Cool: A New Study Says Millennials Want Women to Stay Home

Don't know who to be angrier at.

Millennials gender equality
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Maybe this shouldn't have come as a surprise. Any sentient being who watched Donald Trump, a self-proclaimed groper of vulvas, beat Hillary Clinton, a notorious vulva owner, to become President of the United States could guess that maybe gender relations are a little wonky in the twenty-first century. One step forward, two steps back.

Still, it's surprising to read that a new study has learned millennials are trending away from a preference for gender equality in their households. The Council on Contemporary Families presented a finding this week that today's young people are less likely than young people of the 1990s to desire equality between spouses.


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How did we get here? A survey called Monitoring the Future has been distributed to tens of thousands of high-school students each year since the 1970s, and academics have noticed a stall and actually a regression in gender equality—not in the workplace, where young people want men and women to be treated equally, but at home.

Super cool.

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There were two questions that garnered this conclusion. When asked if they agreed or disagreed with the statement, "The husband should make all the important decisions in the family," 63 percent of teens disagreed. In 1994, 71 percent disagreed.

So that's cool.

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When shown the statement, "It is usually better for everyone involved if the man is the achiever outside the home and the woman takes care of the home and family," only 42 percent of today's young people disagreed. In 1994, 58 percent disagreed. TL;DR, this result suggests that the majority of teens think it's better when the woman stays home.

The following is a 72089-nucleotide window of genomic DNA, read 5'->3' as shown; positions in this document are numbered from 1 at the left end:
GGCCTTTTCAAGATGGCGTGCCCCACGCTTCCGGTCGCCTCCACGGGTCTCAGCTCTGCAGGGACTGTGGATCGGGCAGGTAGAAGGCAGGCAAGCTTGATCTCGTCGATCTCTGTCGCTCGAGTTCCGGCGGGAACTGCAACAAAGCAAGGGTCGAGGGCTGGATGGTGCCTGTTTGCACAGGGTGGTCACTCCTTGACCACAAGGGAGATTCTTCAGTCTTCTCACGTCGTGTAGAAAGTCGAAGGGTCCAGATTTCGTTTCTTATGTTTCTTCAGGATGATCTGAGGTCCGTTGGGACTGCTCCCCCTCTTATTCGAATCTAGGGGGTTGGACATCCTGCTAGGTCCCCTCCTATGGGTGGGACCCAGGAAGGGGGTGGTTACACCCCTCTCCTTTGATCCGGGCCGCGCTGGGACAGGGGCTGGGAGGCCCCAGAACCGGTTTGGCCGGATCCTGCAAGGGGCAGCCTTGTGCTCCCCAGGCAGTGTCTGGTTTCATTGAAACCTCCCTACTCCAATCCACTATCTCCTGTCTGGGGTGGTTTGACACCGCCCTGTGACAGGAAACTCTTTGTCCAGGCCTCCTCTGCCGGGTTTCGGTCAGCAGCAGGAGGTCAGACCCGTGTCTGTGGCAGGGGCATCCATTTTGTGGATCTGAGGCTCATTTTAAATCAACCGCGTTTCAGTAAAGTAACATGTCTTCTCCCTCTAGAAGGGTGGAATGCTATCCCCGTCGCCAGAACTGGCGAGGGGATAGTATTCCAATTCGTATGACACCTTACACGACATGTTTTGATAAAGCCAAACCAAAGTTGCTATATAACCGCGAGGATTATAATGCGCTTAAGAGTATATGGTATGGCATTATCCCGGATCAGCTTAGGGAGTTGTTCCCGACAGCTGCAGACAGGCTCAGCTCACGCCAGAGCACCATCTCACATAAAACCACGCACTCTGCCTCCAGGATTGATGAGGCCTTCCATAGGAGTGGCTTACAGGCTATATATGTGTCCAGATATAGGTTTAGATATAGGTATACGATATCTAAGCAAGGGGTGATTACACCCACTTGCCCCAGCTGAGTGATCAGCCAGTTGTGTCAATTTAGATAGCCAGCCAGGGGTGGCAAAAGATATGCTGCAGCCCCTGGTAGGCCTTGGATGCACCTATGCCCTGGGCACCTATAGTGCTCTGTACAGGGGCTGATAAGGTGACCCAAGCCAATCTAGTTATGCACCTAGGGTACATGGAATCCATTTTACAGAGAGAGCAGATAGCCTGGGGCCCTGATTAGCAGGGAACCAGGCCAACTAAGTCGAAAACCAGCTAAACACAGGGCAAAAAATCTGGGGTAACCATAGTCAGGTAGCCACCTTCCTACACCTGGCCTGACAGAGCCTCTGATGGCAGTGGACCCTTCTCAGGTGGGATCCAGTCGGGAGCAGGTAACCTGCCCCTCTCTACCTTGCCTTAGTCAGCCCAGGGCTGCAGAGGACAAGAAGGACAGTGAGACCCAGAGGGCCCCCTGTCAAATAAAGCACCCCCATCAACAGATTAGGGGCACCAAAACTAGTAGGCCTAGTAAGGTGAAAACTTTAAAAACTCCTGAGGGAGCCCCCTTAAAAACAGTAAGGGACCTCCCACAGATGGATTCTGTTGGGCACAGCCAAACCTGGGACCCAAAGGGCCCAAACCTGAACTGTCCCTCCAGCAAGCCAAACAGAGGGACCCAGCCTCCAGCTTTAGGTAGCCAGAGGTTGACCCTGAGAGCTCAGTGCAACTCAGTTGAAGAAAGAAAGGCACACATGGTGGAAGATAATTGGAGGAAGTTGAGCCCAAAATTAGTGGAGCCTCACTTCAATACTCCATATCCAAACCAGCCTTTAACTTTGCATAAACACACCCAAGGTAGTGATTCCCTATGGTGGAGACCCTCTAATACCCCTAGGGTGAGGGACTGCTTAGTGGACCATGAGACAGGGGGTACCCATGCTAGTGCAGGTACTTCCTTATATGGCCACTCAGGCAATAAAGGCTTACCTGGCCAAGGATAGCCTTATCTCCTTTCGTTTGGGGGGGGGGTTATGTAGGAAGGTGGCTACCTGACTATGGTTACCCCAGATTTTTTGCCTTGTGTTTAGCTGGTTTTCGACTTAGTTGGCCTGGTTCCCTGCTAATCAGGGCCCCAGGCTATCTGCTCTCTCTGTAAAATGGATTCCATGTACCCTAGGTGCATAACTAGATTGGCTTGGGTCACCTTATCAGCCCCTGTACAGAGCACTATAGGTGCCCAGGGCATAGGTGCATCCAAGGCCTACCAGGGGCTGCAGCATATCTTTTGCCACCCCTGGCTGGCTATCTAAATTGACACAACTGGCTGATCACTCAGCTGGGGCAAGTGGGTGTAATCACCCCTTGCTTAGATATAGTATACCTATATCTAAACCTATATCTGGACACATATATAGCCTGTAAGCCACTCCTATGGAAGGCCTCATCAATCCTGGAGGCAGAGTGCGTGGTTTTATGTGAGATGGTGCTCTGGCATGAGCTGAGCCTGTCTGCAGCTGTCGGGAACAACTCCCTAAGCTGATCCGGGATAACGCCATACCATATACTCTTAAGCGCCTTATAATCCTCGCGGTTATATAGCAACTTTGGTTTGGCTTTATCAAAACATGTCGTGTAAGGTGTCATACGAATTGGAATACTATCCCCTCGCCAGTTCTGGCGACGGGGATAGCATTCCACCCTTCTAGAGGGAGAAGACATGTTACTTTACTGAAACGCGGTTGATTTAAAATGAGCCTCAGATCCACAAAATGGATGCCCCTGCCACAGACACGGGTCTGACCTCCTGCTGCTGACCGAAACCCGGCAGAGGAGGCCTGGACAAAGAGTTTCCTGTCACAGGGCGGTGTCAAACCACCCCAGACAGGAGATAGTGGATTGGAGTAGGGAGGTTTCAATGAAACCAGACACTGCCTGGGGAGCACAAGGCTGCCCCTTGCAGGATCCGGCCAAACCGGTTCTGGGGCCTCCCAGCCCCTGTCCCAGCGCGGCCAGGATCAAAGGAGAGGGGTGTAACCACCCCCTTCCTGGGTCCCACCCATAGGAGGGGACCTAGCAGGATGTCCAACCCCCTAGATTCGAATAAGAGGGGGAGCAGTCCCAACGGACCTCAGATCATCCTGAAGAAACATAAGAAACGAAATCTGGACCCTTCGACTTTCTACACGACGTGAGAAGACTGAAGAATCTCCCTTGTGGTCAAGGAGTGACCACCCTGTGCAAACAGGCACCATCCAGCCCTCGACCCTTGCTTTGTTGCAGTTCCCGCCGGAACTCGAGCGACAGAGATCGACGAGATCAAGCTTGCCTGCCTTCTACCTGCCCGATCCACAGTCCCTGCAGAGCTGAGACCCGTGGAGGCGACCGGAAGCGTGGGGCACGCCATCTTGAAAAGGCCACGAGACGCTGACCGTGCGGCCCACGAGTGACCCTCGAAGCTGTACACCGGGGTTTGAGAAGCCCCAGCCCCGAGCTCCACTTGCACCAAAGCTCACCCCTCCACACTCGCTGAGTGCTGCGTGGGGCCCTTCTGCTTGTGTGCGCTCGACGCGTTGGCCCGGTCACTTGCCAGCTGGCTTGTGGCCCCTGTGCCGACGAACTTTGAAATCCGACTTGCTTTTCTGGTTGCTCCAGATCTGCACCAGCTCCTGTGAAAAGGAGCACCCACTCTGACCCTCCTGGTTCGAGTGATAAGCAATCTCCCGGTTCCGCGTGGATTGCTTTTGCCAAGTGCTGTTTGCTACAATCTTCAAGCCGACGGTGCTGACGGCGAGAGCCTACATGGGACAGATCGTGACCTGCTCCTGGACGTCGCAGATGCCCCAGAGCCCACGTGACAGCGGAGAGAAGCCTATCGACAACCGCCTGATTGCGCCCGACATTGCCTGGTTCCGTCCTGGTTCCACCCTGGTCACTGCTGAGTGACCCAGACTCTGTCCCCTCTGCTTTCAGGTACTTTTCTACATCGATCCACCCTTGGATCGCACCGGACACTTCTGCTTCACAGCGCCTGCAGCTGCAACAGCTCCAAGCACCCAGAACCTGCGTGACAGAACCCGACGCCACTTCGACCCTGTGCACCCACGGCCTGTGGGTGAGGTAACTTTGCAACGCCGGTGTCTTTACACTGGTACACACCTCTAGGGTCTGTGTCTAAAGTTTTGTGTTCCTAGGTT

Cool and interesting.

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"These results are puzzling because population demographics are changing in ways that might be expected to produce greater support for egalitarian principles," study authors Joanna Pepin, PhD, and David Cotter, PhD wrote. "Families are increasingly likely to count on mothers' employment for economic stability, whether youth grow up in dual-earner households or single-mother families...We are left, then, searching for explanations in the realm of culture."

What the heck happened in 1994 and 1995 to create this 20-year slip? Feel free to start analyzing, or you know, bashing your head against a wall. Just make dinner for your husband first.

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Kaitlin Menza